Monosodium glutamate, also known as sodium glutamate and MSG, is a sodium salt of glutamic acid, a naturally occurring non-essential amino acid. It is used as a food additive and is commonly marketed as a flavor enhancer.
For decades, concerns have been raised on anecdotal grounds, and hypotheses have been put forward, that MSG may be associated with migraine headaches, food allergies in children, obesity, and hyperactivity in children.
Subsequent research by dozens of health centers and universities around the world, however, have found that, while large doses of MSG given without food may elicit more symptoms than a placebo in individuals who believe that they react adversely to MSG, the frequency of the responses was low and the responses reported were inconsistent, not reproducible, and not observed when MSG was given with food.
In the 2004 version of his book On Food and Cooking, food enthusiast and author Harold McGee states that “[after many studies], toxicologists have concluded that MSG is a harmless ingredient for most people, even in large amounts.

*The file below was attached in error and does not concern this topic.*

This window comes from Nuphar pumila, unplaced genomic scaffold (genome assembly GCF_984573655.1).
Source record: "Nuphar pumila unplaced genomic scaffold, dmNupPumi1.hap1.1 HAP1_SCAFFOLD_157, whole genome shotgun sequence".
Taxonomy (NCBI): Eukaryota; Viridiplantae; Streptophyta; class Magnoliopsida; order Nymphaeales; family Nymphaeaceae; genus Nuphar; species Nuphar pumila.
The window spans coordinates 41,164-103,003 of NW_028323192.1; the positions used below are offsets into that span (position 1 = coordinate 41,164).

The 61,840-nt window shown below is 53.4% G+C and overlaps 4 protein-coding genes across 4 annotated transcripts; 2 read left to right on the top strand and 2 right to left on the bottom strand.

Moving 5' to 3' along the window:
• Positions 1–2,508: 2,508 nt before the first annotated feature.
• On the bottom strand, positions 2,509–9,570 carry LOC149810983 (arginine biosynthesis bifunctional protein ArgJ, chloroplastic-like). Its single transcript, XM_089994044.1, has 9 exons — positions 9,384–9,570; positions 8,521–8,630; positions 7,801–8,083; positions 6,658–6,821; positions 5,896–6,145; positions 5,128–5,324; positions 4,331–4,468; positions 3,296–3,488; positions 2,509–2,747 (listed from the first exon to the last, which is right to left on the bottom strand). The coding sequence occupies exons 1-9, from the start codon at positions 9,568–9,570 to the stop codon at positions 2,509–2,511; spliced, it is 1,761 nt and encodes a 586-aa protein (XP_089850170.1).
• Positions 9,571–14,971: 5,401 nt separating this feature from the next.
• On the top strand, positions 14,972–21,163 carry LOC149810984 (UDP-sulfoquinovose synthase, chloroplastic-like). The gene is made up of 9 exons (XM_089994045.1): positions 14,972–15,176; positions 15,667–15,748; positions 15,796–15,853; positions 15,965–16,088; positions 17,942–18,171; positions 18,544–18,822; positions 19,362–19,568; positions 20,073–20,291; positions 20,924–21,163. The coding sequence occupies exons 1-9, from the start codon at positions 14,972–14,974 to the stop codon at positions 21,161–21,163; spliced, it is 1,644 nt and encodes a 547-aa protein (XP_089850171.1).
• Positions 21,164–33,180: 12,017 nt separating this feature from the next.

Still, the reports suggest that less than 1% of the population, sensitive individuals may experience “transient” side effects such as “headache, numbness/tingling, flushing, muscle tightness, and generalised weakness” to a large amount of MSG taken in a single meal.
So, if you’re trying, for whatever reason, to avoid MSG…did you know that the same flavor enhancing proteins, called glutamates, in MSG are found naturally in mushrooms?
Natural glutamate is also found in Parmesan cheese, soy sauce, anchovies, and tomato juice.
Next time you want to add a little “umami” to your dish, dice a pound of mushrooms, and saute over low heat (covered) with a little salt until the mushrooms release their liquid, then strain through cheesecloth or a fine seive…and add the broth to your dish for a natural flavor enhancer!
Anchovie fillets, finely diced are often added to pasta sauces to add depth of flavor.
Much like mushroom broth, a small about of diced anchovies will boost the flavor profile of a dish, without being noticeable as its own distinct flavor.